DETROIT — Robin Ventura can see himself managing the White Sox beyond next season.
Given he turned down a contract extension last winter, some might find the second-year manager’s statement to be somewhat of a surprise.
But Ventura — who has one year left on his current deal — said even though the team has suffered its worst season in decades he enjoys his job on the bench.
He’s already hopeful that after his contract expires at the end of the 2014 season to have a receptive audience in general manager Rick Hahn and owner Jerry Reinsdorf about a longer run as the team’s manager.
“I can envision doing more,” Ventura said. “I would like to do more. But again, we’ll get to that after next year. ... You enjoy (the teaching). You don’t enjoy the losing. But again, nothing’s guaranteed. If you like the job and like coming here every day and doing what we’re doing — take the winning and losing out of liking the job — I like the job. I enjoy coming here every day. But the losing part does wear on you, and it’s not fun. The idea is to change that and figuring out a way is part of the fun.”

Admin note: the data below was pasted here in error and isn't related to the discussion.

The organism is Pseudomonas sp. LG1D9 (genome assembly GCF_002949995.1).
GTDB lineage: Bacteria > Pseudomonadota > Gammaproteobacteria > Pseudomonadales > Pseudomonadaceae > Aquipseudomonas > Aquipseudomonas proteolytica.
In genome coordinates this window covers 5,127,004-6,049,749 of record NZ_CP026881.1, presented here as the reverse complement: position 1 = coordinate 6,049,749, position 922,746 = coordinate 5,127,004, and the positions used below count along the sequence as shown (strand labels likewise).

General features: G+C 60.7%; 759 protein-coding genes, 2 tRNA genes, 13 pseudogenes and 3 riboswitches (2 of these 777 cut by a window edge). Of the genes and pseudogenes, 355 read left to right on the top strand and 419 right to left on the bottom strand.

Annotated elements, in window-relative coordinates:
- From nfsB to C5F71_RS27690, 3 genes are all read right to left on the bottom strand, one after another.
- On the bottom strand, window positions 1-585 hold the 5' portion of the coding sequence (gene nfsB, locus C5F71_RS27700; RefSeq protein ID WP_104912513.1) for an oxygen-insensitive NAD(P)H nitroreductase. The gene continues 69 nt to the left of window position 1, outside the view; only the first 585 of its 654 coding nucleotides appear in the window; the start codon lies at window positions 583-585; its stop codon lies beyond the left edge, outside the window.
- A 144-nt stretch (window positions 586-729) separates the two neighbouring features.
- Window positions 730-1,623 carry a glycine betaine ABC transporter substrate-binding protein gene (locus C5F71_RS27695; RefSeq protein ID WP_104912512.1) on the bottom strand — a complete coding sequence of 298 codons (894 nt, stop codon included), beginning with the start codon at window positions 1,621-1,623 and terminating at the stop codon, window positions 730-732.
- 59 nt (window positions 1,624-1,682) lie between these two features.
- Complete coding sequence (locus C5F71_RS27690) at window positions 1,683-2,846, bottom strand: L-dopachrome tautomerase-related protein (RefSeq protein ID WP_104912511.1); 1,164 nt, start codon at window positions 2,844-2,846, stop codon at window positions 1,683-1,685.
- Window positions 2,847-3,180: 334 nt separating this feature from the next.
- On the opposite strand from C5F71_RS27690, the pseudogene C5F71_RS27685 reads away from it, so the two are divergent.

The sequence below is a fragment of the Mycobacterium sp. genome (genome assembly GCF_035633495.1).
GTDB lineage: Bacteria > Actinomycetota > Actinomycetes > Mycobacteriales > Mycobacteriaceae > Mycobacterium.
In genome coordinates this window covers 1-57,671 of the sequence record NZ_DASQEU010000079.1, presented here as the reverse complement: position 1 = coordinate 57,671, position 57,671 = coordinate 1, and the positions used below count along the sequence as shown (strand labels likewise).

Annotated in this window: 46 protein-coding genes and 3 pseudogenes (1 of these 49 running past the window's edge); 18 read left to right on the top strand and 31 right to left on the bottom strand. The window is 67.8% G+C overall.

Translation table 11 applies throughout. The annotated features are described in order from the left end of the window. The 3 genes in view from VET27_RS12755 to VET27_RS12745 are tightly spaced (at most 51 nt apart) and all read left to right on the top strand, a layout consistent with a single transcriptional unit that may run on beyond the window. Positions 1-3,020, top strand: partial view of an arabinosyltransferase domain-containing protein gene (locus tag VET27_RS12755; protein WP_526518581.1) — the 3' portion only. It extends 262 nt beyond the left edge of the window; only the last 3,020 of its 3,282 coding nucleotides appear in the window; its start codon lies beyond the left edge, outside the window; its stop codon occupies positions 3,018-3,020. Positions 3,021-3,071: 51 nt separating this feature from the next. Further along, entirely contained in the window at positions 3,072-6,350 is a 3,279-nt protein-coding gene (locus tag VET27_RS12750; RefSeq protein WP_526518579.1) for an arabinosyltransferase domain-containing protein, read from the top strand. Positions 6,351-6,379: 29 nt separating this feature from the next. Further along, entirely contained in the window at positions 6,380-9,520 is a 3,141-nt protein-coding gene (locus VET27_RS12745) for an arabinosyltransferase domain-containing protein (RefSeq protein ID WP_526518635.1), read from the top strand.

The White Sox are 60-92 with 10 games left, with the team on pace to finish with 98 losses, the most since the club dropped 97 in 1976.
But a team that began the season with a $112 million payroll will have a vastly different and much younger look next season after Jake Peavy and Alex Rios were traded.
The White Sox currently have $48 million committed to payroll next season.
Ventura took over as manager in 2012 despite no coaching background. Despite his inexperience, the former third baseman has been very popular with his players for an even-keel demeanor in the dugout.
Last season, Ventura managed the White Sox, which Sports Illustrated predicted would lose 95 games, to an 85-77 record and finished third overall in the American League Manager of the Year vote.